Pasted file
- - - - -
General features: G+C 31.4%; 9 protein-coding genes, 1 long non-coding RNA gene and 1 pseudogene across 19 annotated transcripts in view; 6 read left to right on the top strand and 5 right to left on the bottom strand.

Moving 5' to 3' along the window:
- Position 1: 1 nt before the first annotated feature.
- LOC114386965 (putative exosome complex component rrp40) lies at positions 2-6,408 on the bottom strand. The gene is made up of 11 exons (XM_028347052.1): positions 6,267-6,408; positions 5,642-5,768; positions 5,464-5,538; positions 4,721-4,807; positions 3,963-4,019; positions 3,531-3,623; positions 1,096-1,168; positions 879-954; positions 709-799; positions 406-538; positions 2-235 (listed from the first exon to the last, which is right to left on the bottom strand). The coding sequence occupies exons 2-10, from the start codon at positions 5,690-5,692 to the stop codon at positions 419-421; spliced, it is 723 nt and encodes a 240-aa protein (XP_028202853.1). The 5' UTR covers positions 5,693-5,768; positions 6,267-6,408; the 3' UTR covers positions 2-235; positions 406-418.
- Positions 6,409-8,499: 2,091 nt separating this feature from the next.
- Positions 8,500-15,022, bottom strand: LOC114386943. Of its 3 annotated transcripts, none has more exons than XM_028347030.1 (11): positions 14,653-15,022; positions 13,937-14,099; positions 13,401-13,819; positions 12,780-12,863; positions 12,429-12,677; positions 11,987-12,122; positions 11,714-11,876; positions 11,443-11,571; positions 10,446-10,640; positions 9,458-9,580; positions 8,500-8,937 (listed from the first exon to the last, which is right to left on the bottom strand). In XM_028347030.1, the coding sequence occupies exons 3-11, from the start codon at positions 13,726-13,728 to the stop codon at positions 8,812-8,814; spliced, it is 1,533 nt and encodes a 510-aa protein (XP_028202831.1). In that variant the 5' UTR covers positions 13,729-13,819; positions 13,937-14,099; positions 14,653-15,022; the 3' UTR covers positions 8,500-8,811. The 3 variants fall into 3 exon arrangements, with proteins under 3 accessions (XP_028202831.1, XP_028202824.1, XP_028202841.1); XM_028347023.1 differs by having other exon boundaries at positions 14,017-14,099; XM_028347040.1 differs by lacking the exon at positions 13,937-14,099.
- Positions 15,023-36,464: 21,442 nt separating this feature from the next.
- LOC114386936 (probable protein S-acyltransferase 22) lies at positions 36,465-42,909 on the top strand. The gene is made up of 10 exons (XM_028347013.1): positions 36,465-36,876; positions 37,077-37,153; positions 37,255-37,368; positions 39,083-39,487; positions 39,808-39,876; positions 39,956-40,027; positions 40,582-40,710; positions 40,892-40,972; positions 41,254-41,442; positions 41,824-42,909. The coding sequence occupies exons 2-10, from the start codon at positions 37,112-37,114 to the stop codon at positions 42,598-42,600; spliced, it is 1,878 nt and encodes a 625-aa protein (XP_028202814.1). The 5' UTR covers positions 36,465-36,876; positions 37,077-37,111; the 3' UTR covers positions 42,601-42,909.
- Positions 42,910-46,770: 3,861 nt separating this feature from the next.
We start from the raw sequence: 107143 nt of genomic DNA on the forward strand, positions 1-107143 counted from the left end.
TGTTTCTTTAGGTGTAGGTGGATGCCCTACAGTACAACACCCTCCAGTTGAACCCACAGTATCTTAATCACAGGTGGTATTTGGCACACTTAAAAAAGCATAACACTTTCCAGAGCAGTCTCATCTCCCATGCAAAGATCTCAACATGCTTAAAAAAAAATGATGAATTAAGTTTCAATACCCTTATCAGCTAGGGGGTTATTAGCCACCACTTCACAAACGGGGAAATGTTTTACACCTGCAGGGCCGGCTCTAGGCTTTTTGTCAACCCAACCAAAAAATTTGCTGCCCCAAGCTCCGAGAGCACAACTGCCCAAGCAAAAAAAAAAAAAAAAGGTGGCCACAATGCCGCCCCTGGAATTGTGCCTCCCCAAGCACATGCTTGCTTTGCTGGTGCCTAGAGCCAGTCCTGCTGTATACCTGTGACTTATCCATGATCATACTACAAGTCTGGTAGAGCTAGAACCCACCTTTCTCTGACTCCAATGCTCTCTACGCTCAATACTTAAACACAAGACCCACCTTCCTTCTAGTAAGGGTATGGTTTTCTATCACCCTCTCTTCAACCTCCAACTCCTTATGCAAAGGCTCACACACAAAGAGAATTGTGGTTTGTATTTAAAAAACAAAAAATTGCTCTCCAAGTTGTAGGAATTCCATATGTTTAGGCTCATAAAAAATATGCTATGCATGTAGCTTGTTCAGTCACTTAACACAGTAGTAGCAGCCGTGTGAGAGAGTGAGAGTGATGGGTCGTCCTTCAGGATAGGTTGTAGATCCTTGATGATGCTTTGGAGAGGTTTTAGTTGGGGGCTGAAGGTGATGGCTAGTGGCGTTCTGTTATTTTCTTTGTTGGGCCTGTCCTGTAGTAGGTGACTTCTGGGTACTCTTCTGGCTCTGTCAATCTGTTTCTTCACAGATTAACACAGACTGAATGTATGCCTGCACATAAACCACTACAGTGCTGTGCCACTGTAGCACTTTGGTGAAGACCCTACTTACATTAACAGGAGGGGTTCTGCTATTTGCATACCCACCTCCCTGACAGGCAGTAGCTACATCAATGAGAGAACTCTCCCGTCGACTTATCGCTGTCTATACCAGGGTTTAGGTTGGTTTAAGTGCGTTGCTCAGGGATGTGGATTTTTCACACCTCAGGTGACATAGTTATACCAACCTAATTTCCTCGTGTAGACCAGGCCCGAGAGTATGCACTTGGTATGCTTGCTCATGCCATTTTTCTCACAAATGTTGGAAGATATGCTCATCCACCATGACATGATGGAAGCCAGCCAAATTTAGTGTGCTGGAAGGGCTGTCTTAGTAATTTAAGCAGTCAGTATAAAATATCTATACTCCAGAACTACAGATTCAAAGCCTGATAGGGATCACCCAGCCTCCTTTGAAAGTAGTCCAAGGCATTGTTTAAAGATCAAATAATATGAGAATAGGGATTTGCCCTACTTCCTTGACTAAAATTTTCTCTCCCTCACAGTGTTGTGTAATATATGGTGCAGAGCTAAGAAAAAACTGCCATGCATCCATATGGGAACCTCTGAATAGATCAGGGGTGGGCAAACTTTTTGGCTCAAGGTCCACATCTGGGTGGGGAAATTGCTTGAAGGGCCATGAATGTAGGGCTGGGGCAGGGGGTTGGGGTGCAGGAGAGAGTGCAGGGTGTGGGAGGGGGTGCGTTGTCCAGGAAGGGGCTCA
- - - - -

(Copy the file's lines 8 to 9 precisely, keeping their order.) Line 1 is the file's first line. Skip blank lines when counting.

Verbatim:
- LOC114386936 (probable protein S-acyltransferase 22) lies at positions 36,465-42,909 on the top strand. The gene is made up of 10 exons (XM_028347013.1): positions 36,465-36,876; positions 37,077-37,153; positions 37,255-37,368; positions 39,083-39,487; positions 39,808-39,876; positions 39,956-40,027; positions 40,582-40,710; positions 40,892-40,972; positions 41,254-41,442; positions 41,824-42,909. The coding sequence occupies exons 2-10, from the start codon at positions 37,112-37,114 to the stop codon at positions 42,598-42,600; spliced, it is 1,878 nt and encodes a 625-aa protein (XP_028202814.1). The 5' UTR covers positions 36,465-36,876; positions 37,077-37,111; the 3' UTR covers positions 42,601-42,909.
- Positions 42,910-46,770: 3,861 nt separating this feature from the next.